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Gehrig's Streak

The record of most consecutive games played by a Major League Baseball player now belongs to Cal Ripken, Jr. But for over a half-century, Lou Gehrig controlled it with a stranglehold.

If your recollection is hazy and hard to come by for you, itís perfectly understandable. Baltimore's Ripken, Jr. may have broken Gehrig's record on September 8, 1995, but the magic, the drama and the finality of that fabled mark remains with the fabled Yankee.

The streak began for Gehrig on June 1, 1925. It ended on May 2, 1939 - exactly 61 years ago today. In a scene out of baseball's somber ironies, Wally Pipp, whose place Gehrig had taken 2,130 games before, came down from his home in Grand Rapids, Michigan to watch the Yankee-Tiger game and to watch Gehrig perform.

Instead, Pipp saw the Yankee first baseman standing alone at home plate, giving out the lineup card with his name left off it. At age 36, the man they called "The Iron Horse," was engaging in his last hurrah as an active player.

During his incredible streak, Gehrig played when it mattered a great deal and when it didn't matter at all. He played with pain and with pride. He drove himself and his Yankee teammates season after season, a steadying, solid force.

Gehrig was twice beaned during the streak that extended over 14 seasons. On July 13, 1934, pain in his back from what was diagnosed as lumbago was so severe that Gehrig had to be helped off the field in the first inning of a game against Detroit. The streak stood at 1,426. It seemed there was no way he would play the next day.

He did - after a fashion. Listed first in the batting order, Gehrig singled to lead off the game and was then removed for a pinch runner.

It was said that "nothing short of a locomotive will stop Lou Gehrig; he will go on forever". But near the final one-third of the 1938 season the three-time American League MVP began to falter. As the season ended, no one really knew what was wrong with him. But it was clear that his great strength was waning. His zestful, energetic performance on the playing field had become dulled, muted and lethargic.

During spring training 1939, Gehrig grew weaker. His Yankee teammates and his wife, Eleanor, told him to rest, to not drive himself. "Lou," his wife said, "the record is safe. No one will ever come along and break it."

The 1939 season began. Gehrig was once again positioned at first base for the New York Yankees. He would take that famous big swing, but he would only pop up. Still, he played on. Once he bent down to tie his shoelaces and fell down.

When Gehrig benched himself on May 2, 1939, it marked the first time in 15 years that he was out of the Yankee lineup. "I haven't been a bit of good to the team sine the season started," he said. His batting average was .143 - 200 points below his lifetime average.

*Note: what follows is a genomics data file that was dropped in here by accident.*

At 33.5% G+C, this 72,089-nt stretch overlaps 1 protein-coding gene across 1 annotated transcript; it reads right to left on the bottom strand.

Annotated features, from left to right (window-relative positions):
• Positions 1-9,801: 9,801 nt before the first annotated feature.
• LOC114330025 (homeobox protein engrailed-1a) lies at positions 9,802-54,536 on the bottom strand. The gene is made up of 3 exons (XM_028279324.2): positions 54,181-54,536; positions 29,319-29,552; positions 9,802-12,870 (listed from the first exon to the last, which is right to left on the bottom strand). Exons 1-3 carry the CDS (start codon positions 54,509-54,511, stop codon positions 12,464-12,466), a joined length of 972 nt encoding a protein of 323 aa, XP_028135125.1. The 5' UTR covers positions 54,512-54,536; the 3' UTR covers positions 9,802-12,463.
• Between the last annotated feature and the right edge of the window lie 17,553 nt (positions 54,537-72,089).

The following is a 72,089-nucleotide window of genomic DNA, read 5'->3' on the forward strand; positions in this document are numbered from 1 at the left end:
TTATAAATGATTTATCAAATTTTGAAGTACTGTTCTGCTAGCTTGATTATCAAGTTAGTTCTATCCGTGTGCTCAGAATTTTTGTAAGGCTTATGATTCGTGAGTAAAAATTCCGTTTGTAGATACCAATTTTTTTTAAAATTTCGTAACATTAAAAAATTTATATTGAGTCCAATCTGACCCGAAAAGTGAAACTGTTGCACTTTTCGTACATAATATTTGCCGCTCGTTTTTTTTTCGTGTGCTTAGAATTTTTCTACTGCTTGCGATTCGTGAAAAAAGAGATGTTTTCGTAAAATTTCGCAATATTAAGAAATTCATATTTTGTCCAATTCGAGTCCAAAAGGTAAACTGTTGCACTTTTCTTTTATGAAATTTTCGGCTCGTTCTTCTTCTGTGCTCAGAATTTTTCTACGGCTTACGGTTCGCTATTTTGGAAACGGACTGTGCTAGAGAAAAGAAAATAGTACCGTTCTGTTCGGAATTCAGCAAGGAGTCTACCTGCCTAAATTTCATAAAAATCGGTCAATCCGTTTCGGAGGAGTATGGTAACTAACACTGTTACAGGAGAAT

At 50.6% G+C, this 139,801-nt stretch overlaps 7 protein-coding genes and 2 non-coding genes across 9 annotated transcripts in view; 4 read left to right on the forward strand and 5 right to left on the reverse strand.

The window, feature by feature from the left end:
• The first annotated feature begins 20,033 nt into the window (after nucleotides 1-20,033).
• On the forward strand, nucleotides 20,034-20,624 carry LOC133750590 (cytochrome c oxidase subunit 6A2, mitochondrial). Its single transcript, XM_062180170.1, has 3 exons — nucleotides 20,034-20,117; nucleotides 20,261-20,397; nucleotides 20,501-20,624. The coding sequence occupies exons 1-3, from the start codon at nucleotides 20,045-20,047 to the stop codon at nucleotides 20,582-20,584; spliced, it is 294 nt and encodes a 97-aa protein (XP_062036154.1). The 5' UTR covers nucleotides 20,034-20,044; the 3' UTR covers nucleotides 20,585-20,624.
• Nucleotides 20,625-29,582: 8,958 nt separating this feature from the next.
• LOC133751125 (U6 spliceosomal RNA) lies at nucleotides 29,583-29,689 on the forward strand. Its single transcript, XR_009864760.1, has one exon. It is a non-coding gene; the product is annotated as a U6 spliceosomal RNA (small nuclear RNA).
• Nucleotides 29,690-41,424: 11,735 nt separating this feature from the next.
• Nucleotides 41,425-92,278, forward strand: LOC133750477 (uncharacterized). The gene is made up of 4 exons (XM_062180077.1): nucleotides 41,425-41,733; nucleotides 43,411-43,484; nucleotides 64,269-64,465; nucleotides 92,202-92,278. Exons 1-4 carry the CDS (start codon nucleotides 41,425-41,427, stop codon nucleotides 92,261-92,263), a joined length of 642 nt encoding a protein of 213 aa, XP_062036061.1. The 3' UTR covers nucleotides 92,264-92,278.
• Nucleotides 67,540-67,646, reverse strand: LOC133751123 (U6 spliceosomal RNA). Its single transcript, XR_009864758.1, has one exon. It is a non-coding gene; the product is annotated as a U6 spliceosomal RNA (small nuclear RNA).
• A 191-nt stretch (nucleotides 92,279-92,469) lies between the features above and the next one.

The great Gehrig would tarry a while like a bowed oak. He was still the captain, still the Pride of the Yankees. He brought the lineup card out to umpires before each game and then from his corner seat in the dugout watched others play baseball.

On June 19, 1939, on his 36th birthday, Lou Gehrig left the Mayo Clinic with a sealed envelope. The results of his examinations and diagnosis were in it: "Mr. Gehrig is suffering from amyotrophic lateral sclerosis . . . the nature of this trouble makes it such that Mr. Gehrig will be unable to continue his active participation as a baseball player".

On June 2, 1941, seventeen days short of his 38th birthday, Lou Gehrig would finally succumb to the disease that now bears his name.

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You can reach Harvey Frommer at:   

Email:  harvey.frommer@Dartmouth.EDU 

About the Author:

Harvey Frommer is in his  38th year of writing books. A noted oral historian and sports journalist, the author of 42 sports books including the classics: "New York City Baseball,1947-1957" and "Shoeless Joe and Ragtime Baseball," his acclaimed REMEMBERING YANKEE STADIUM was published in 2008 and his REMEMBERING FENWAY PARK: AN ORAL AND NARRATIVE HISTORY OF THE HOME OF RED SOX NATION was published to acclaim in 2011.  The prolific Frommer is at work on When It Was Just a Game, An Oral History on Super Bowel One. 

His work has appeared in the New York Times, Los Angeles Times, Washington Post, New York Daily News, Newsday, USA Today, Men's Heath, The Sporting News, among other publications.

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Harvey Frommer along with his wife, Myrna Katz  Frommer are the authors of five critically acclaimed oral/cultural histories, professors at Dartmouth  College, and travel writers who specialize in cultural history, food, wine, and Jewish history and heritage in the United States, Europe, and the Caribbean. 

This Article is Copyright © 1995 - 2014 by Harvey Frommer.  All rights reserved worldwide.

 

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